VANCOUVER (Reuters) - Prime Minister Stephen Harper scored a goal on Monday that had long eluded him, leading the Conservatives to the majority government he had failed to obtain in the last three elections.
Using a campaign strategy that reflected his governing style and personality, Harper’s message to voters was that Canada needed a stable Conservative government to ensure economic recovery and low taxes.
After losing the 2004 election to the Liberals, Harper led the Conservatives to victory in 2006 and 2008, but emerged from those wins with minority governments that needed the support of at least one opposition party to stay in power.
Harper, who turned 52 during the campaign and is an economist by training, is the third-longest serving Conservative prime minister since World War Two. He is not required to call another election until 2015.
He maintains strict control over his government to try to avoid negative press, and he is known to have an aloof public personality. His five-week campaign tour around Canada seemed a reflection of this. The Conservatives’ campaign allowed only limited media access and audience members had to register in advance to attend rallies.
The campaign protected front-runner Harper from the gaffes of the past elections that fueled voter fears he had a hidden right-wing social agenda that he would enact with a majority government.
He rejected criticism late in the campaign that he had ignored the surprise surge of New Democratic Party, who are traditionally election also-rans but ended up eclipsing the Liberals to emerge as a serious election foe.
Harper faces a Parliament far different than before the campaign. The left-of-center NDP is now the official opposition, the centrist Liberals reduced to an historic low and Bloc Quebecois, which advocates independent for Quebec, all but eliminated.
Harper has an instinctive distrust of big government and red ink. During the 2008 election campaign he scoffed at the idea of a big economic crash or recession.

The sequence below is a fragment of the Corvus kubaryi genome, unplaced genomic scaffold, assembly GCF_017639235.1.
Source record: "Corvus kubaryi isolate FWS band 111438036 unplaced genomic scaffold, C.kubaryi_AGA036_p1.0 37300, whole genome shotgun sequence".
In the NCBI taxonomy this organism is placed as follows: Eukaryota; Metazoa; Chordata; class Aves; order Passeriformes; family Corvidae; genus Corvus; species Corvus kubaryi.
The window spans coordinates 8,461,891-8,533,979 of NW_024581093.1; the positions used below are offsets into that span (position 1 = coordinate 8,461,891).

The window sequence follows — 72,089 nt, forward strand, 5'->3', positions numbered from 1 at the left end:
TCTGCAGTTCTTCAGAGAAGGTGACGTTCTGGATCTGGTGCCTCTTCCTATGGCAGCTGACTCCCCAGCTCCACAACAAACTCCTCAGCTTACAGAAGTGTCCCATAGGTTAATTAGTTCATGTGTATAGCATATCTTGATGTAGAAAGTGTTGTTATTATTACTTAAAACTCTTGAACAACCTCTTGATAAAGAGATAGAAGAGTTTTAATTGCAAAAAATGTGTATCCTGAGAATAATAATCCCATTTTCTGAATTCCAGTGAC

But he turned with other world leaders to Keynesian economics to dig out of the recession, running the biggest budget deficit, in absolute dollar terms, in Canadian history.
Harper cut his political teeth in the Western province of Alberta, which long felt excluded from the traditional power centers in the east. He rose to prominence in the 1990s as a legislator for the right-of-center Reform Party, which campaigned under the slogan “The West wants in.”
Harper quickly became frustrated and returned to Alberta, where he urged that the province erect a firewall to prevent interference from the federal government. In 1997, he said Canada was a “welfare state in the worst sense of the term.”
Yet he was soon back on the national stage, winning the leadership of the Canadian Alliance -- the successor to Reform -- in 2002 and then pushing through a merger with the Progressive Conservatives to form the new Conservative Party.
Largely thanks to that merger, the Conservatives took power in 2006, when the forces on the center-left were divided. They remain divided.
Harper is married with two young children and is writing a book about ice hockey, Canada’s passion and its national winter sport. His wife Laureen, once an eager motorcycle rider, generally keeps a low profile.
With additional reporting by Randall Palmer; editing by Will Dunham